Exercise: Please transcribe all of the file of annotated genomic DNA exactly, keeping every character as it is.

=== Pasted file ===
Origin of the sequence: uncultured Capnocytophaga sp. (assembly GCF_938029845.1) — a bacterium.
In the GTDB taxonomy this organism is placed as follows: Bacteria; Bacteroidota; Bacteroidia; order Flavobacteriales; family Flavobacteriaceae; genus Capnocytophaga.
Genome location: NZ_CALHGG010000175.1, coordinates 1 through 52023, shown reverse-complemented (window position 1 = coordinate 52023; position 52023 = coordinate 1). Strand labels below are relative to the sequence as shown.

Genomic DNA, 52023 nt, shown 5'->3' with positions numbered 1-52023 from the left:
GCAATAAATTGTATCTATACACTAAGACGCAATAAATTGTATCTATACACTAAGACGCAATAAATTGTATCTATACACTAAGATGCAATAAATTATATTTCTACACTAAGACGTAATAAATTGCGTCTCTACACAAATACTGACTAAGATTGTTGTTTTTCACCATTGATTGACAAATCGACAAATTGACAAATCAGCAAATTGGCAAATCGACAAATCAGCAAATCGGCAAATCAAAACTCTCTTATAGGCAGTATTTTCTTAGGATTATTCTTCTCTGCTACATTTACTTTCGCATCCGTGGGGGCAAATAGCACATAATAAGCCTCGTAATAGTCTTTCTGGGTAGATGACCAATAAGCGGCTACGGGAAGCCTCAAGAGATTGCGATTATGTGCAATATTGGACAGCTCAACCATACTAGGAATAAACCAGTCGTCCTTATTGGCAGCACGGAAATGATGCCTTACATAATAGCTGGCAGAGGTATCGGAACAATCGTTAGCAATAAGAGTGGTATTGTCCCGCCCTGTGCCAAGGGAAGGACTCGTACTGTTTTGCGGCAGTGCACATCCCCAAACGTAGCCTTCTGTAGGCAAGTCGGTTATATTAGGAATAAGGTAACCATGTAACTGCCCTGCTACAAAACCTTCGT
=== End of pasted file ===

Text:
Origin of the sequence: uncultured Capnocytophaga sp. (assembly GCF_938029845.1) — a bacterium.
In the GTDB taxonomy this organism is placed as follows: Bacteria; Bacteroidota; Bacteroidia; order Flavobacteriales; family Flavobacteriaceae; genus Capnocytophaga.
Genome location: NZ_CALHGG010000175.1, coordinates 1 through 52023, shown reverse-complemented (window position 1 = coordinate 52023; position 52023 = coordinate 1). Strand labels below are relative to the sequence as shown.

Genomic DNA, 52023 nt, shown 5'->3' with positions numbered 1-52023 from the left:
GCAATAAATTGTATCTATACACTAAGACGCAATAAATTGTATCTATACACTAAGACGCAATAAATTGTATCTATACACTAAGATGCAATAAATTATATTTCTACACTAAGACGTAATAAATTGCGTCTCTACACAAATACTGACTAAGATTGTTGTTTTTCACCATTGATTGACAAATCGACAAATTGACAAATCAGCAAATTGGCAAATCGACAAATCAGCAAATCGGCAAATCAAAACTCTCTTATAGGCAGTATTTTCTTAGGATTATTCTTCTCTGCTACATTTACTTTCGCATCCGTGGGGGCAAATAGCACATAATAAGCCTCGTAATAGTCTTTCTGGGTAGATGACCAATAAGCGGCTACGGGAAGCCTCAAGAGATTGCGATTATGTGCAATATTGGACAGCTCAACCATACTAGGAATAAACCAGTCGTCCTTATTGGCAGCACGGAAATGATGCCTTACATAATAGCTGGCAGAGGTATCGGAACAATCGTTAGCAATAAGAGTGGTATTGTCCCGCCCTGTGCCAAGGGAAGGACTCGTACTGTTTTGCGGCAGTGCACATCCCCAAACGTAGCCTTCTGTAGGCAAGTCGGTTATATTAGGAATAAGGTAACCATGTAACTGCCCTGCTACAAAACCTTCGT